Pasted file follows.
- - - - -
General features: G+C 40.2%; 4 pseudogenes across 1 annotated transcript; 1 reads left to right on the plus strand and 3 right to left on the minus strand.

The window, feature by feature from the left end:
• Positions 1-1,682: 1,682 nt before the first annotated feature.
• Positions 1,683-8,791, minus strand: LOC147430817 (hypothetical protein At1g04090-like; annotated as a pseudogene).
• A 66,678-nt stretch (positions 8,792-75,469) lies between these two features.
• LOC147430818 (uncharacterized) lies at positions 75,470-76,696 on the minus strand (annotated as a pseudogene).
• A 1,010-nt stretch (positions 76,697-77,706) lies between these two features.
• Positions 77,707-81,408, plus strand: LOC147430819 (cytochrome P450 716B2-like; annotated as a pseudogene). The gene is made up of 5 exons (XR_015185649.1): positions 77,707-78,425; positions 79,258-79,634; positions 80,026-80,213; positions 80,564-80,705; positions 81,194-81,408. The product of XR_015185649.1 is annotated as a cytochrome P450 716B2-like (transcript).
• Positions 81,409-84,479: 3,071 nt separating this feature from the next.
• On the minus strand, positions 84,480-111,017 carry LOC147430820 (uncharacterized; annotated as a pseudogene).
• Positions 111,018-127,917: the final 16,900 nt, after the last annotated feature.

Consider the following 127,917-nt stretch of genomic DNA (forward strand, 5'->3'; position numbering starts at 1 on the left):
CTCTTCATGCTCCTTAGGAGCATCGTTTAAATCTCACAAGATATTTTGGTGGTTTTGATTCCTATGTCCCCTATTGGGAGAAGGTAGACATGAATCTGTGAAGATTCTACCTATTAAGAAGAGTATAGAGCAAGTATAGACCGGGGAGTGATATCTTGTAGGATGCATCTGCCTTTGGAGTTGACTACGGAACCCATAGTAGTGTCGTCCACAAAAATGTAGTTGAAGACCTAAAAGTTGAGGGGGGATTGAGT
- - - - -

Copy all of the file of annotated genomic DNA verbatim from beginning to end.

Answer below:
General features: G+C 40.2%; 4 pseudogenes across 1 annotated transcript; 1 reads left to right on the plus strand and 3 right to left on the minus strand.

The window, feature by feature from the left end:
• Positions 1-1,682: 1,682 nt before the first annotated feature.
• Positions 1,683-8,791, minus strand: LOC147430817 (hypothetical protein At1g04090-like; annotated as a pseudogene).
• A 66,678-nt stretch (positions 8,792-75,469) lies between these two features.
• LOC147430818 (uncharacterized) lies at positions 75,470-76,696 on the minus strand (annotated as a pseudogene).
• A 1,010-nt stretch (positions 76,697-77,706) lies between these two features.
• Positions 77,707-81,408, plus strand: LOC147430819 (cytochrome P450 716B2-like; annotated as a pseudogene). The gene is made up of 5 exons (XR_015185649.1): positions 77,707-78,425; positions 79,258-79,634; positions 80,026-80,213; positions 80,564-80,705; positions 81,194-81,408. The product of XR_015185649.1 is annotated as a cytochrome P450 716B2-like (transcript).
• Positions 81,409-84,479: 3,071 nt separating this feature from the next.
• On the minus strand, positions 84,480-111,017 carry LOC147430820 (uncharacterized; annotated as a pseudogene).
• Positions 111,018-127,917: the final 16,900 nt, after the last annotated feature.

Consider the following 127,917-nt stretch of genomic DNA (forward strand, 5'->3'; position numbering starts at 1 on the left):
CTCTTCATGCTCCTTAGGAGCATCGTTTAAATCTCACAAGATATTTTGGTGGTTTTGATTCCTATGTCCCCTATTGGGAGAAGGTAGACATGAATCTGTGAAGATTCTACCTATTAAGAAGAGTATAGAGCAAGTATAGACCGGGGAGTGATATCTTGTAGGATGCATCTGCCTTTGGAGTTGACTACGGAACCCATAGTAGTGTCGTCCACAAAAATGTAGTTGAAGACCTAAAAGTTGAGGGGGGATTGAGT